Physical Well-Being

Most of us feel a whole lot better in our lives when we have some sort of physical routine or make moving a priority. That doesn’t mean we always can (or want to) make it a priority. If you can, try these out.

Start an at-home exercise routine

Are you way ahead of me on this? If so, I am glad to hear it, because I, personally, have been struggling. Maybe August is the month to pick a routine back up and start feeling physically empowered again. Start Your At-Home Workout Routine


This one’s sort of a crossover. Hiking is obviously great for your physical health (as long as you’re better than I am about putting on sunscreen), but it also does amazing things for your mental health. It always amazes me how many incredible walking, hiking, climbing, and biking areas we have around the Bay Area. Make August the month you visit a new one (every weekend?) and remember the things you are grateful for. How beautiful and amazing things are despite what’s going on in our society. The trails are completely oblivious. Their total ignorance to our problems makes it possible for us to forget for a little while too. Check out the spots we talked about here or find a hike near you.

Community Outreach and Engagement

Be a part of the community. We are physically distanced from each other, but it has been so amazing to see the civic engagement and sense of community that people have built during these times. Consider getting involved (Spoiler alert: it turns out that being a part of helping other people makes you feel better, yourself).

  • Donate to or Volunteer at an amazing organization working to support local businesses and local hospital workers by buying full-priced meals from local East Bay restaurants and delivering those meals for free to our local medical heroes. East Bay Feed ER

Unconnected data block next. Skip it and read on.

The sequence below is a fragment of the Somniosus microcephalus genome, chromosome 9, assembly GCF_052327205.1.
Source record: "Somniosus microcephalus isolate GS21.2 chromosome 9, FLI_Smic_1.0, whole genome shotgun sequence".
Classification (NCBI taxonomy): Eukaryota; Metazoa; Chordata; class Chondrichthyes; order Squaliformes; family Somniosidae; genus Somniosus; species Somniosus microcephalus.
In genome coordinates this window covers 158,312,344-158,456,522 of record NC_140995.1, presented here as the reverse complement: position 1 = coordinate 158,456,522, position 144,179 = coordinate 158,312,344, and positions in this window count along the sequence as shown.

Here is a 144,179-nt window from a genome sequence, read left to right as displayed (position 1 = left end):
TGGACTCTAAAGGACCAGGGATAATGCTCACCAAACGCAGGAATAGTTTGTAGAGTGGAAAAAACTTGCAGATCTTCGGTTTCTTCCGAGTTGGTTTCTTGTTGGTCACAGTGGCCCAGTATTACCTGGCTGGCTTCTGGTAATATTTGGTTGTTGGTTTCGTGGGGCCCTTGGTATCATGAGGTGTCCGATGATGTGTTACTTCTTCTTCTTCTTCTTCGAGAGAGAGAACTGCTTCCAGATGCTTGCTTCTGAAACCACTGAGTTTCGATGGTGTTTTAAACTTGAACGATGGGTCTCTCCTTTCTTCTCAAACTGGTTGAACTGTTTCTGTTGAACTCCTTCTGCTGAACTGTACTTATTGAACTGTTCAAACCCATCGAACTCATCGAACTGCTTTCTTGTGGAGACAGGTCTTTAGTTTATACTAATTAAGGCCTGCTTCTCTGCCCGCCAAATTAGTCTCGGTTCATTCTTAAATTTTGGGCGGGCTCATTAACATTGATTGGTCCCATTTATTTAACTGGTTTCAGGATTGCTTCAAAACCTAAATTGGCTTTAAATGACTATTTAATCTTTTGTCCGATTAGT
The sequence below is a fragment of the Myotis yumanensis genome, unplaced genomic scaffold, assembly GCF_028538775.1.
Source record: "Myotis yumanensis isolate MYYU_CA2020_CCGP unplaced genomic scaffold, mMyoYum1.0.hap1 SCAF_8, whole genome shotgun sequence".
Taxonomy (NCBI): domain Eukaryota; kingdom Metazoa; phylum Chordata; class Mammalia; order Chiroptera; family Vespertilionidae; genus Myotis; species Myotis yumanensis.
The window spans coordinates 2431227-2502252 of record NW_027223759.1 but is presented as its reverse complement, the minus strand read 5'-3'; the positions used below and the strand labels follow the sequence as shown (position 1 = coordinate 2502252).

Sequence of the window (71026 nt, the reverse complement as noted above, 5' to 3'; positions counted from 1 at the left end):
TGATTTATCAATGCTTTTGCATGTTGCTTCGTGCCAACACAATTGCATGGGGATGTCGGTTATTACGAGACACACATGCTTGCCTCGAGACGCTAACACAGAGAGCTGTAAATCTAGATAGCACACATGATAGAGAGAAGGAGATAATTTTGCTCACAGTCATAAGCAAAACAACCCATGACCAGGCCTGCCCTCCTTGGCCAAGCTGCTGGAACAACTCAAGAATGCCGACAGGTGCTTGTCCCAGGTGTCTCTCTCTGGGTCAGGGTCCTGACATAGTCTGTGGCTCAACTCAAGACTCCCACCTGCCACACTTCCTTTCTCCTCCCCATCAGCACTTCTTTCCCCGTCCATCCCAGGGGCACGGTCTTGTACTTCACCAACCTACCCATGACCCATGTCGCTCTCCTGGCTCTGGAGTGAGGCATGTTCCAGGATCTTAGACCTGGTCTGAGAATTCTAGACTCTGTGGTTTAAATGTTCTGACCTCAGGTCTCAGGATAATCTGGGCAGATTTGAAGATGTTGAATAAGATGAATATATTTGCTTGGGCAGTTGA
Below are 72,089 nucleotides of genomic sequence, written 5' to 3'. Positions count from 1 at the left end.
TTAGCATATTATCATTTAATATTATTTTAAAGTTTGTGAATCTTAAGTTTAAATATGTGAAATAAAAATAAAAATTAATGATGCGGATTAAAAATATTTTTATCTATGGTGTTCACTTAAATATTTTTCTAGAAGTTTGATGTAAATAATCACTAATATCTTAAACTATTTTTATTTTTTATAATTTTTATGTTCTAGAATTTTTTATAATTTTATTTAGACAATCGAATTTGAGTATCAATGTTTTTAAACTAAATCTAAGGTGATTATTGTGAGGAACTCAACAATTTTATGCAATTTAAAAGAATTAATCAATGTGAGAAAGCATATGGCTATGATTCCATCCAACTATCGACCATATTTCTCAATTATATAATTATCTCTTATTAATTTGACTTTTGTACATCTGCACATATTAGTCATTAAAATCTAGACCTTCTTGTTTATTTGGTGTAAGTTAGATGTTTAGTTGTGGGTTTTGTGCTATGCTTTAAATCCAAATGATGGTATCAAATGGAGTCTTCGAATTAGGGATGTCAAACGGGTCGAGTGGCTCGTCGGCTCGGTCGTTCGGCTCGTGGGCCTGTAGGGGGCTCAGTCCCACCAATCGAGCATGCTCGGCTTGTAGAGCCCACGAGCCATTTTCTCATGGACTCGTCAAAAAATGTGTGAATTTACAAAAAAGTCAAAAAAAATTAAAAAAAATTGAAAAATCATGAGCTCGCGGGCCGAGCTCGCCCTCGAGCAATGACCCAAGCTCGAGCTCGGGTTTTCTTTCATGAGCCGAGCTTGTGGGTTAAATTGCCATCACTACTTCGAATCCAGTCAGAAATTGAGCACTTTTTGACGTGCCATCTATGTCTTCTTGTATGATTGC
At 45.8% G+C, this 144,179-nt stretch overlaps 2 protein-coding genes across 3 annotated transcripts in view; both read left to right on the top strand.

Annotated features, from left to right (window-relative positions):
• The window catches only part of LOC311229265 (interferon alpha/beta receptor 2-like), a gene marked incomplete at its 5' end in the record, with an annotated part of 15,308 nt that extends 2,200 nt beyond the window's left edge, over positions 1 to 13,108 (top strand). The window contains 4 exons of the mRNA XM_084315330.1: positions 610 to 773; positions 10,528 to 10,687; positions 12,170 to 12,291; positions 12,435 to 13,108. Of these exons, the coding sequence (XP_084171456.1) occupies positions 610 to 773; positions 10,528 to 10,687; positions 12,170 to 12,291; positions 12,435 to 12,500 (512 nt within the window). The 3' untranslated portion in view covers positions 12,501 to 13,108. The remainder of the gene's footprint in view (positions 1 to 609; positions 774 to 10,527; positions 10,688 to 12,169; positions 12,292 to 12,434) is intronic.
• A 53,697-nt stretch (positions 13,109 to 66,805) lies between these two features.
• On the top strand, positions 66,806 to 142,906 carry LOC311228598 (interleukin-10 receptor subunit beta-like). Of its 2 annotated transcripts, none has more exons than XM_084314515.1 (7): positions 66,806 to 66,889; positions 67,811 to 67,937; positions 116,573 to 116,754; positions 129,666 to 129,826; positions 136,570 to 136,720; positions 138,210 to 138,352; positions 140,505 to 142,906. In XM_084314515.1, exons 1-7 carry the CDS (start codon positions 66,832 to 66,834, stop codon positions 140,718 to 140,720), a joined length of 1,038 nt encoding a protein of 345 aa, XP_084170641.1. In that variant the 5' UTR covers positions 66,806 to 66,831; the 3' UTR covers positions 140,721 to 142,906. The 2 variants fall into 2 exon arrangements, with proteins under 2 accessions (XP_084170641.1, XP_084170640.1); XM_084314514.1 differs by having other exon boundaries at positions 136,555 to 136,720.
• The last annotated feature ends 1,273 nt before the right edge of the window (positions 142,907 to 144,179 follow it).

• Support the local branch of the NAACP, fighting for racial equality. Oakland NAACP
  • Sign up to volunteer once a week for 4 weeks in Oakland to organize and pack food for the surrounding, food-insecure community: Alameda County Food Bank
  • Volunteer to call an isolated, elderly member of the community, twice a week: Little Brothers – Friend of the Elderly San Francisco Chapter
  • Become a part of the solution, helping to keep the unhoused population safe during the COVID-19 pandemic. Get involved in a work group or donate to the cause: Coalition on Homelessness – San Francisco
  • Join in on Virtual Events to Learn More or donate to help the LGBT community in the Bay Area: SF LGBT Center

I don’t know who needs to hear this, but:

It’s okay to spend an entire weekend doing nothing more than marathoning movies.

Your mental health matters more than your waistband, eat a cookie if you need to.

Your neighbor/partner/best friend who gets up every morning for a run like nothing has changed is the exception, NOT the rule.

All joking aside, this is a rough time. Some days feel pretty good, and some feel unbearably overwhelming. If you are in the right headspace to grow and improve yourself, more power to you! If you aren’t, you are not alone; it is so normal. You are not broken or failing. And we are all going to come out the other side of this with a depth of empathy and humility we didn’t even realize was missing. 

If I can offer you one piece of advice: Keep connecting. We are so important to each other’s mental and emotional health. 

At PsiNapse, we know this. Connection is who we are and what we do. 

Get in touch with us.

Prefer human contact? We do too. (925) 225-0400